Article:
Anger at Uganda's tax on social media
Ugandans have taken to Twitter to complain about the imposition of a 200 Uganda shilling [$0.05, £0.04] tax on the use of social media.
Some have also used Virtual Private Networks (VPN) to get around paying.
Parliament approved the tax in May after President Yoweri Museveni had pushed for the changes, arguing that social media encouraged gossip.
But some argue that it is a way of restricting critical comments about the government.
Why has the government done this?
President Museveni has spoken out about people using social media to spread gossip which he described as "opinions, prejudices, insults [and] friendly chats".
In a letter to the finance minister in March, Mr Museveni said a social media tax could boost government revenue, and so reduce borrowing and aid money.
He added that he did not back a tax on the internet in general as this would affect its use for "educational, research or reference purposes".
Uganda's ICT Minister Frank Tumwebaze has also defended the tax, saying that the money raised will be used to "invest in more broadband infrastructure".
What has the reaction been?
Many say the tax is politically useful as social media is often used for critical commentary about the government, reports the BBC's Catherine Byaruhanga in the capital, Kampala.
People on Twitter are complaining that their freedom of speech is being restricted.
The government has form in this area. In February 2016, during the presidential and parliamentary elections, it cut off access to social media for security reasons. But critics argued that it restricted the ability to monitor the vote.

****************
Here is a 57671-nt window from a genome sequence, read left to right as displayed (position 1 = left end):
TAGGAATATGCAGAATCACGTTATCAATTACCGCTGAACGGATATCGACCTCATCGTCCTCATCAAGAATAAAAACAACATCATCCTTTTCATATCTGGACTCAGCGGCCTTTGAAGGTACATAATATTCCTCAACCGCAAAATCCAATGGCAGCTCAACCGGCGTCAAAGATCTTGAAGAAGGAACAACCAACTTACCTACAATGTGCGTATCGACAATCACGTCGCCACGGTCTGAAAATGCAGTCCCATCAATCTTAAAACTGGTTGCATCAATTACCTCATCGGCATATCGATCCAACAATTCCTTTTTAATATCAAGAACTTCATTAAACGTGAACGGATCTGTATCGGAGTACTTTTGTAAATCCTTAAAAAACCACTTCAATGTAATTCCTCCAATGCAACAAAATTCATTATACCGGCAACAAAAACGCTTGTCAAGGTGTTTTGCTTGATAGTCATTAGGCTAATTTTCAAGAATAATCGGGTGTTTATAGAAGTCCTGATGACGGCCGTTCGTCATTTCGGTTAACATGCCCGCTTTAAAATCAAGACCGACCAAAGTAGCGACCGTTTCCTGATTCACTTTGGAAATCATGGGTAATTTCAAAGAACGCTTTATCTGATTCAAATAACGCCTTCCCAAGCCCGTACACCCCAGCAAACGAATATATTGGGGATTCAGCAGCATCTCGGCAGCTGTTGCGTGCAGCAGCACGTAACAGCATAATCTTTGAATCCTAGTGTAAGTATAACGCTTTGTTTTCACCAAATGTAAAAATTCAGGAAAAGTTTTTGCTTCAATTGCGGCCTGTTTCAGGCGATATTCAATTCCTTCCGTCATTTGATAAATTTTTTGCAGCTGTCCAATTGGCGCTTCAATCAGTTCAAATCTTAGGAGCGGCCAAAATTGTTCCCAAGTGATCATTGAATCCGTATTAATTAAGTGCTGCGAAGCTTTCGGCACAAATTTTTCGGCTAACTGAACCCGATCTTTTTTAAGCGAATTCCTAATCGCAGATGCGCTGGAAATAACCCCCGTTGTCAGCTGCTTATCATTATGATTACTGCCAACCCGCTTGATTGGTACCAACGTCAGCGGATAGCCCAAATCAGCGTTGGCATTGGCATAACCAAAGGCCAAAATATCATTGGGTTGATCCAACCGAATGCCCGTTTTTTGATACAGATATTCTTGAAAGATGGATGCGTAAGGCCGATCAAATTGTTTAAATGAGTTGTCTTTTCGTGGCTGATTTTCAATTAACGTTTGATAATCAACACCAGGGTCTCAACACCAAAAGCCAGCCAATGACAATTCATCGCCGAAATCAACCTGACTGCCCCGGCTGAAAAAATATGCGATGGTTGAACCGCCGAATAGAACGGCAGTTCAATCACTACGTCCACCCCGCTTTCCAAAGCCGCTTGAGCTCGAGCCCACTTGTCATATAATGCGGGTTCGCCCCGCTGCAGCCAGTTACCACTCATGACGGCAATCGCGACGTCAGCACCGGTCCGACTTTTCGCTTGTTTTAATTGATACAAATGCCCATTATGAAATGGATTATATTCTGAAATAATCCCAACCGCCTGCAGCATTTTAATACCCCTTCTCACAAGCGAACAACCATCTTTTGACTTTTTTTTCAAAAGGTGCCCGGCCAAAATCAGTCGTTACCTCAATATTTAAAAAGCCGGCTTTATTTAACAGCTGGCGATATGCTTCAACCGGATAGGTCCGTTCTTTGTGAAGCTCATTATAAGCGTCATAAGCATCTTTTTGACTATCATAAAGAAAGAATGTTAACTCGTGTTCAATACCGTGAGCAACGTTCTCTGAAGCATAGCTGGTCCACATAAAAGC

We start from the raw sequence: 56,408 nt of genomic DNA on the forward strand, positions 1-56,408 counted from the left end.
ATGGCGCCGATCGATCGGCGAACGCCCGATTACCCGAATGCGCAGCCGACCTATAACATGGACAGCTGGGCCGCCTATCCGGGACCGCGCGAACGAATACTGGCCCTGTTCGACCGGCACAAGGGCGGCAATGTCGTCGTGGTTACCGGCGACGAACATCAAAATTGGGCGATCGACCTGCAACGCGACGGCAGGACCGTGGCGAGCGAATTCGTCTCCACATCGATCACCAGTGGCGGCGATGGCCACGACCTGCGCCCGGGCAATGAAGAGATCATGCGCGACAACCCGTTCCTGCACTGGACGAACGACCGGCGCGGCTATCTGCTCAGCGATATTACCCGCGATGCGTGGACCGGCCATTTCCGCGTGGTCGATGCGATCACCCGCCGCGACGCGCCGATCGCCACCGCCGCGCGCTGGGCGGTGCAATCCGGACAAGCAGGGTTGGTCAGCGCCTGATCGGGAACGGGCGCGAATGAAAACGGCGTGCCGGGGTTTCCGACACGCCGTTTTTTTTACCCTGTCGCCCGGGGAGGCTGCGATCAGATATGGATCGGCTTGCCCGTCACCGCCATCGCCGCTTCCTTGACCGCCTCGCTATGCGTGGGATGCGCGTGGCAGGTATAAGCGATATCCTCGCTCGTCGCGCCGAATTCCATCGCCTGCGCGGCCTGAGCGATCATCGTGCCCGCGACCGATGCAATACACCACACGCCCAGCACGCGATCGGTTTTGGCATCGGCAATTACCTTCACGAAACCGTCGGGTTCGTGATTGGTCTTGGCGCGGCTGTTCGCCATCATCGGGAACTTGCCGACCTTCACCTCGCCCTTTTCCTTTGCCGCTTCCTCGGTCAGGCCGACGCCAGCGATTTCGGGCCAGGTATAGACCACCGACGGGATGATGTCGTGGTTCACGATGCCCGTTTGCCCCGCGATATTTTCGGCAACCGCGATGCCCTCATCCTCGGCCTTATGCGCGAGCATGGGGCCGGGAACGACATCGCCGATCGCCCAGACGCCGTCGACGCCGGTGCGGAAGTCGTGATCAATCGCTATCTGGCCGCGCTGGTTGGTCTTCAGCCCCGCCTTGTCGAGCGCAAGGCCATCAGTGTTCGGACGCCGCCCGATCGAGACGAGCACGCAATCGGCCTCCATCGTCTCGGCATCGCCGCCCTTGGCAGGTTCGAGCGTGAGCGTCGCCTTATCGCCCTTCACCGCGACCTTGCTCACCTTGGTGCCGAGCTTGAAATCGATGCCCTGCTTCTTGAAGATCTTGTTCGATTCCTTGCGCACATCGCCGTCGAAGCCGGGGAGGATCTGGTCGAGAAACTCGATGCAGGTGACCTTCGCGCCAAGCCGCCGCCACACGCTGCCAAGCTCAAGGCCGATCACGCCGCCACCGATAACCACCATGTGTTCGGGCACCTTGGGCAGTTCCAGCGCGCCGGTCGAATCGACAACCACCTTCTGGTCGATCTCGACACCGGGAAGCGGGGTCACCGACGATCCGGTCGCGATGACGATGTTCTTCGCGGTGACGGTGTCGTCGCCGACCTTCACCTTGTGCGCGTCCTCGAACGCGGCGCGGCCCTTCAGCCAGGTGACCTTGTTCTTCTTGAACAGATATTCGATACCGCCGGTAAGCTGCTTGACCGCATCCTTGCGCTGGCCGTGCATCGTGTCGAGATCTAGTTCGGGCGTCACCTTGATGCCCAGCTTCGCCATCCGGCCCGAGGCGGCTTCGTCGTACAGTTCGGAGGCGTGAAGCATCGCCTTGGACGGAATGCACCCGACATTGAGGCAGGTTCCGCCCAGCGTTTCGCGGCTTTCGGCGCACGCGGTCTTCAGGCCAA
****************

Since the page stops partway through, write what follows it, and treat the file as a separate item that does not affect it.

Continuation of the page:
Ugandan internet rights activist Juliet Nanfuka is concerned that the government's move could be copied elsewhere. "When one country does one thing other countries follow suit," she says.
Can Ugandans afford it?
Two hundred Uganda shillings may not sound a lot, but activists argue that it represents a significant slice of what poorer people are paying for getting online.
Social media mobile phone bundles, costing 500 or 1,000 shillings have become increasingly popular, so the new tax can represent up to 40% of that cost.
As a result, some companies are withdrawing these offers, according to Ms Nanfuka.
Also, some are arguing that it is not the amount that the government is asking for but rather the principle of taxing social media that is the problem.
How do you pay?
The tax targets the use of what are described as Over The Top (OTT) services, which include Facebook, WhatsApp and Twitter.
These are services which offer "voice and messaging over the internet", according to a statement from the telecom companies.
Users are asked to make an electronic payment before they can access the sites.
Are people trying to avoid the tax?
Some Ugandans are using a VPN connection, which makes it appear as if you're accessing the internet from another country, where the tax is not imposed.
But this can use more data and so could end up costing more money than the tax itself.
BestVPN.com, which advises people on what services to use, has reported a 1,600% increase in traffic to its website from Uganda on the day that the tax was introduced.